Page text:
The best of #JustATampon
Last week we launched the #JustATampon campaign with V Point News and it was fantastic to see social media flooded (no pun intended) with tampon selfies. Hundreds of people embraced the campaign, posing with tampons in weird and wacky ways, and your response to our call to start a big conversion about menstruation was very encouraging.
So why do we need to talk about menstruation?
Women and girls all over the world face stigma just for having a period. By talking about menstruation and educating women, girls, men and boys on menstrual hygiene we can help to eradicate the myths.
In the West, a woman will use about 11,000 tampons in her lifetime. But only 12 per cent of women and girls in India have access to sanitary products - affecting millions more in all developing countries. Access to clean sanitary materials is restricted, many women and girls use cloth rags, and some even use materials such as mud, leaves or cow dung, which have a high risk of causing infections.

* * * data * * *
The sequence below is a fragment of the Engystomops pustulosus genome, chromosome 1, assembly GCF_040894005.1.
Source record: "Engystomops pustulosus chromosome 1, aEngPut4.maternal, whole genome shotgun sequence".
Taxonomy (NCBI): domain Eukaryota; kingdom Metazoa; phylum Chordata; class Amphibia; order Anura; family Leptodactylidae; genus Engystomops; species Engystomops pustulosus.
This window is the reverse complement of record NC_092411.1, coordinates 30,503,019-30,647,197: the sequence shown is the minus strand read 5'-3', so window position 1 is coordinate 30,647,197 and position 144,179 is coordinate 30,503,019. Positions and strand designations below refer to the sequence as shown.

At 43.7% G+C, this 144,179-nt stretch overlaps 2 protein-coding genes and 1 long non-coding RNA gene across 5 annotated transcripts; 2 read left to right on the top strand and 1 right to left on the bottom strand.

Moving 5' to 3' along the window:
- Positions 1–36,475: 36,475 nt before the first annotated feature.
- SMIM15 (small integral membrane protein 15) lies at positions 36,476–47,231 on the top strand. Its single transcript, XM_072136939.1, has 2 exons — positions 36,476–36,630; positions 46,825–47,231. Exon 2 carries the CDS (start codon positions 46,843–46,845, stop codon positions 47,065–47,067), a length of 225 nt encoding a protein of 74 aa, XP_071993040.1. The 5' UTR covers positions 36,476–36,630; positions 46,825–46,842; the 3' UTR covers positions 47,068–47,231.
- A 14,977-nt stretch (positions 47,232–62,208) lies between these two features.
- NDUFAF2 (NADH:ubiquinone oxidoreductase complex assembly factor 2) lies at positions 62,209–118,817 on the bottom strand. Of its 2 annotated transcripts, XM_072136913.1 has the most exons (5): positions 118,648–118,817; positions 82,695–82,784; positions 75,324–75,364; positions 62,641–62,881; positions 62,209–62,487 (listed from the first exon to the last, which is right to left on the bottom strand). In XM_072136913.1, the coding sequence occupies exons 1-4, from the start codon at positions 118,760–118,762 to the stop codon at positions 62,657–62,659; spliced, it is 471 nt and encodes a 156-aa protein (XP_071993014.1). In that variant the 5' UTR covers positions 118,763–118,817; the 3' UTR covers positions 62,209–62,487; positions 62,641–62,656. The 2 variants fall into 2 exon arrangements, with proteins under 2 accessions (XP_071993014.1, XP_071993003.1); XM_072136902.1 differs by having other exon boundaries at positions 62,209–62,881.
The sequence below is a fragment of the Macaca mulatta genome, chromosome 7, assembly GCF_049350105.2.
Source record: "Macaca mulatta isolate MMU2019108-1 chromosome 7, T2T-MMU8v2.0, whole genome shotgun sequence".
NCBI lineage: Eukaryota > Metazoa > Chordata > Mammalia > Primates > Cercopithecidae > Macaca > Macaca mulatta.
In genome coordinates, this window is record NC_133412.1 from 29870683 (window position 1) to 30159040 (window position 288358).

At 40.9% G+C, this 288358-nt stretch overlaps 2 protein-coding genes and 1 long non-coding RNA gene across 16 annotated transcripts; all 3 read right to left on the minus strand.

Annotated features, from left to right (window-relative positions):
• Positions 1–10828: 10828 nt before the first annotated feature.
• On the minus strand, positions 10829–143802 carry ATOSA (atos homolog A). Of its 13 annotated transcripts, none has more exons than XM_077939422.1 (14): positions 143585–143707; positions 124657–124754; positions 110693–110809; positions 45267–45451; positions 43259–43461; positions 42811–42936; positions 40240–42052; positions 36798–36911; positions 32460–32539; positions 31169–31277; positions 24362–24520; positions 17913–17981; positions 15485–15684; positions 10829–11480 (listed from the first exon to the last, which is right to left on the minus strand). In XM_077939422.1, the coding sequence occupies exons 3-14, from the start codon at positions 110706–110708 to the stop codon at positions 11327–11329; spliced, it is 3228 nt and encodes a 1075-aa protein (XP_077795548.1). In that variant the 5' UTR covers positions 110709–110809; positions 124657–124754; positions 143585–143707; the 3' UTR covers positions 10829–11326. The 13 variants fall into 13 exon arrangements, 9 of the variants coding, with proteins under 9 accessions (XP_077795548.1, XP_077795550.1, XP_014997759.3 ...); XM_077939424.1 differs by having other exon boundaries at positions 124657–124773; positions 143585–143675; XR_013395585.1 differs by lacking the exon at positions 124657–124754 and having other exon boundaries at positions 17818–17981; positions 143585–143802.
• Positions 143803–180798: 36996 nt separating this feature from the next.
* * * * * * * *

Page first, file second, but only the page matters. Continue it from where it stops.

Due to the stigmas attached to menstruation and the poor access to sanitary products, adolescent girls in developing countries often miss school during their period and women are unable to go to work. UNESCO estimates that one in ten African girls miss school during their periods, which leads to higher dropout rates. And a study in Bangladesh found that 73 per cent of female garment workers missed an average of 6 days of work a month due to vaginal infections from unsanitary menstrual materials.
Menstruation is an important topic, so thank you for helping to break the taboo and raise awareness. Here’s a selection of our favourite #JustATampon selfies.
Join the campaign
It’s not too late to show your support for the #JustATampon campaign. Help us keep the momentum going. Text TAMPON to 70007 to donate £3 to Plan UK and share it on Facebook and Twitter using the hashtag #JustATampon.
Latest stories for you
We look back at the incredible impact your support has had in the last 12 months.
The blood drop emoji is appearing on phones everywhere. This is why it matters.
Chief Executive Rose Caldwell reflects on her first High Level Week at UNGA.
The inequality and discrimination girls already face is being amplified by climate change.